Freedom Of Movement And The Situation Of Migrant Workers And Their Families : Draft Resolution / Mr. Alfonso Martinez, Mrs. Attah, Mr. Bossuyt, Mr. Boutkevitch, Mrs. Chavez, Mr. Despouy, Mr. Eide, Mr. Guisse, Mr. Hatano, Mr. Muksum-Ul-Hakim, Mr. Heller, Mr. Joinet, Mr. Khalil, Mrs. Ksentini, Mr. Maxim, Mr. Merrills, Mr. Ramadhane, Mr. Saboia, Mr. Sachar, Mr. Tian Jin, Mrs. Warzazi And Mr. Yimer

Recalling its resolution 1992/5 of 27 August 1992 on measures to combat racism and racial discrimination and the role of the Sub-Commission,

Recalling also Commission on Human Rights resolution 1993/20 of 2 March 1993 on measures to combat contemporary forms of racism, racial discrimination, xenophobia and related intolerance, and the appointment of a Special Rapporteur thereon, 

Recalling further Commission on Human Rights resolutions 1992/81 of 6 March 1992 and 1993/89 of 10 March 1993 concerning the International Convention on the Protection of the Rights of All Migrant Workers and Members of Their Families,

Aware of the growing importance and magnitude of the phenomenon of racism and its consequences for migrant workers, as well as the efforts undertaken by the international community to improve the protection of the human rights of all migrant workers and their families, and recalling in that regard the adoption by the General Assembly of the International Convention on the Protection of the Rights of All Migrant Workers and Members of Their Families,

Concerned that despite these efforts racism and acts of violence resulting therefrom persist and are even increasing in a number of developed countries,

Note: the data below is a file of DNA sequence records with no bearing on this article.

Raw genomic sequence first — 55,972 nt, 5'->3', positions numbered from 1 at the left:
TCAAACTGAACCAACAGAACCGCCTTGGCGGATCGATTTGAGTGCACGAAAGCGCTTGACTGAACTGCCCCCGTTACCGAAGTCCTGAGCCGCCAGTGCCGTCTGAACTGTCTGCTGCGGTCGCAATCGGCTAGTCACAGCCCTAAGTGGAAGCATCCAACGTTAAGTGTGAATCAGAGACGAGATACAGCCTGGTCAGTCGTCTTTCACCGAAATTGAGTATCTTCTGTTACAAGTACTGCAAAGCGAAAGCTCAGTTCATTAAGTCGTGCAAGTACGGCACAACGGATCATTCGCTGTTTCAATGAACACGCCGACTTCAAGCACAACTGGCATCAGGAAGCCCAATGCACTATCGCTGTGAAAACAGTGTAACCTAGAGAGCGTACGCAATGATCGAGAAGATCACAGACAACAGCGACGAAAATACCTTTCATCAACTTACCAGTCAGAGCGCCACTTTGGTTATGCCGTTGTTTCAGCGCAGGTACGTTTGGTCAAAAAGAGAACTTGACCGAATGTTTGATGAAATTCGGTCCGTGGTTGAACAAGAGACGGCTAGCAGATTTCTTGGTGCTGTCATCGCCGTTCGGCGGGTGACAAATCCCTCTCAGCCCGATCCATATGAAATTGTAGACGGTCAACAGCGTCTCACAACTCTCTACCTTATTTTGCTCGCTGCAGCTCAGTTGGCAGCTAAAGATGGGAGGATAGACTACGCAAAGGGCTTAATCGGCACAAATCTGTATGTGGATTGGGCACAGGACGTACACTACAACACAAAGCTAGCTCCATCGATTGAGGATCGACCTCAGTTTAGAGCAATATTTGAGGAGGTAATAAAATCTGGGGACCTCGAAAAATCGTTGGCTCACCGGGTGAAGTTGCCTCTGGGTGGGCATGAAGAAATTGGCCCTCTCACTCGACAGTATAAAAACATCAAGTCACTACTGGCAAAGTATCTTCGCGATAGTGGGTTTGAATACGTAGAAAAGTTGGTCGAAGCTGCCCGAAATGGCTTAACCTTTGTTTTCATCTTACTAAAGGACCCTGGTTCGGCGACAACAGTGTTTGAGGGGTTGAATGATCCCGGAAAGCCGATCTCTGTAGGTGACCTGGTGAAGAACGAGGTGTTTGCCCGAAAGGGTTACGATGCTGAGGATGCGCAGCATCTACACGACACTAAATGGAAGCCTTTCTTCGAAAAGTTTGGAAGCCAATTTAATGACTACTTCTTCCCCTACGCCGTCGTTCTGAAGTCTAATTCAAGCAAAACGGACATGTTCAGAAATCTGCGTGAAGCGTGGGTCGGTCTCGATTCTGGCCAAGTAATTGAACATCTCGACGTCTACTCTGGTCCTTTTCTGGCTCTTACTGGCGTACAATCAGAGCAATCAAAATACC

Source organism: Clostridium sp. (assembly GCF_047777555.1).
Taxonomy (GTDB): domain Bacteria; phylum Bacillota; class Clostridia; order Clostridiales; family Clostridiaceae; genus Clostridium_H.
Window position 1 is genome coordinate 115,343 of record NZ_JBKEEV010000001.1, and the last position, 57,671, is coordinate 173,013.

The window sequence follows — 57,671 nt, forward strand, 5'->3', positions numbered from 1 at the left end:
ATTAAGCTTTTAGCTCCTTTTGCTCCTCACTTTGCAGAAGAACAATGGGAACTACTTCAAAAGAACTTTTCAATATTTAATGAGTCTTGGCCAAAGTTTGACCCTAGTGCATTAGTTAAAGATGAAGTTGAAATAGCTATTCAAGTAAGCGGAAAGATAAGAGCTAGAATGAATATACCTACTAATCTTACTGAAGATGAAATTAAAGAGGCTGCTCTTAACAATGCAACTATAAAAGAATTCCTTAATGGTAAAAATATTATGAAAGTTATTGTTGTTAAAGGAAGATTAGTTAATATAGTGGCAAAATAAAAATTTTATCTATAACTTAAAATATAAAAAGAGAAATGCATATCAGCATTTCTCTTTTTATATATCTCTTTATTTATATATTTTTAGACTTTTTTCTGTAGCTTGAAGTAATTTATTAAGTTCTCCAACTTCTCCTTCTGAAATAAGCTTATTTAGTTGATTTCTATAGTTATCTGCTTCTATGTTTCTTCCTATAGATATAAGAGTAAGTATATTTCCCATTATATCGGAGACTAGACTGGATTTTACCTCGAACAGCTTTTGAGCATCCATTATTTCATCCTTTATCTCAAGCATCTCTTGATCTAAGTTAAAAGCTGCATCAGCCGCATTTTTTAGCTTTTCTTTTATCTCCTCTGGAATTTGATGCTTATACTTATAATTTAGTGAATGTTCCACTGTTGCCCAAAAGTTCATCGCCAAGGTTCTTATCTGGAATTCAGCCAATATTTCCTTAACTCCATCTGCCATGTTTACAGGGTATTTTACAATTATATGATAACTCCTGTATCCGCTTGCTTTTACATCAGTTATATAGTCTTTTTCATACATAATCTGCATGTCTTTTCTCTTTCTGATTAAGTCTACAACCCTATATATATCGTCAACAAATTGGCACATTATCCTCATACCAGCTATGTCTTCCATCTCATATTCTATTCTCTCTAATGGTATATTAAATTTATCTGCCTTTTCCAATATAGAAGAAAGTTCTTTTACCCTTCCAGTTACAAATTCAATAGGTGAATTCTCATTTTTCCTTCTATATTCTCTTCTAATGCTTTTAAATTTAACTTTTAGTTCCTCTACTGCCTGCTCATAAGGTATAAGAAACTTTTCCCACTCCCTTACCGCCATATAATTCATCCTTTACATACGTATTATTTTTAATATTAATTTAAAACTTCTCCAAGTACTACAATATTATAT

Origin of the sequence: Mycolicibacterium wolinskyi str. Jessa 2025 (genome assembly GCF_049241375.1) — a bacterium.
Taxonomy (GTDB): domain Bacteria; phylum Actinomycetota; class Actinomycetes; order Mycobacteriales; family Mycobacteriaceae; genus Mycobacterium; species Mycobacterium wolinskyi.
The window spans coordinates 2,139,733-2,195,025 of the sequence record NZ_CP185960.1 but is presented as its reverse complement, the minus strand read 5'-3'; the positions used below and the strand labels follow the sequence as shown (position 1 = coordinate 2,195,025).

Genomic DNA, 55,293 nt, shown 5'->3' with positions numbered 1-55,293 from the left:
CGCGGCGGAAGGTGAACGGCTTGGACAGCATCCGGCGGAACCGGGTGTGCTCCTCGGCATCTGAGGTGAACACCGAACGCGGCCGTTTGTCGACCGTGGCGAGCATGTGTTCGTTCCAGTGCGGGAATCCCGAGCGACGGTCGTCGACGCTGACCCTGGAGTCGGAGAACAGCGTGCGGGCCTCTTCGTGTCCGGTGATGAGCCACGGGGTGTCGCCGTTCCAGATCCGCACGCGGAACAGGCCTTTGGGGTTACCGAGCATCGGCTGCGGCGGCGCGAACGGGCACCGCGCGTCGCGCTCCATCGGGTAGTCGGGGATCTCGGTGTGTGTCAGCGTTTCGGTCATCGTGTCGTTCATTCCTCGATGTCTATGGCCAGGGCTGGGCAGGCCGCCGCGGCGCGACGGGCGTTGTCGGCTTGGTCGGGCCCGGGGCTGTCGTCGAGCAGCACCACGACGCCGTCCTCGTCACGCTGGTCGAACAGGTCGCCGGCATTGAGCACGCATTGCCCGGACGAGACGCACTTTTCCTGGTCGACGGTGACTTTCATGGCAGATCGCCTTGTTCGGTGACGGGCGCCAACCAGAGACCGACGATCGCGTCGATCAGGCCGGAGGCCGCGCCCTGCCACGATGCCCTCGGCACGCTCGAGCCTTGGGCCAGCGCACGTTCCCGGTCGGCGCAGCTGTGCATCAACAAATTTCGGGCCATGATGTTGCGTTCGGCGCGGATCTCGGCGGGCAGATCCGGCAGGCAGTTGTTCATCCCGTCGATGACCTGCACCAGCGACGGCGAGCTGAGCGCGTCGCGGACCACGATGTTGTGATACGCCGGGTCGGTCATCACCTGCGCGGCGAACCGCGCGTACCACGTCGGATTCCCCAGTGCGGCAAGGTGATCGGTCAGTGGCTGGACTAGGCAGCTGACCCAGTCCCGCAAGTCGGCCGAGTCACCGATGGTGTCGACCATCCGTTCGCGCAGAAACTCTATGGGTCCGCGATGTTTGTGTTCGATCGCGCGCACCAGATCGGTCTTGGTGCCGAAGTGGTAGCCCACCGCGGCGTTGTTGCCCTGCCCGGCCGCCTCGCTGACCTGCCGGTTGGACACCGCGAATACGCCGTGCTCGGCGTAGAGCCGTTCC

Bearing in mind the existence of bilateral agreements with host countries and convinced that combined bilateral and multilateral action should lead to the problem being addressed more effectively,

Convinced that greater awareness of the contribution of migrant workers in host countries must be effectively ensured at all levels in order to change xenophobic behaviour on the part of individuals and put an end to the complex
of rejection from which this category of workers continues to suffer throughout the world,

Recognizing that migrant workers and members of their families are free to leave any State, including their State of origin,

Conscious that impunity for crimes motivated by racist and xenophobic attitudes contributes to weakening the rule of law and tends to encourage the recurrence of those crimes,

Noting that the special interest taken by the United Nations in the situation of migrant workers with a view to ensuring the human rights and dignity of all migrant workers and their families truly reflects the complexity of the problems faced by this vulnerable population group,

Noting that those workers suffer from racism and xenophobia, after being compelled to leave their countries because of objective economic difficulties, entailing first that they are uprooted and then that they have to go through the various stages involved in adapting to a new socio-cultural environment,

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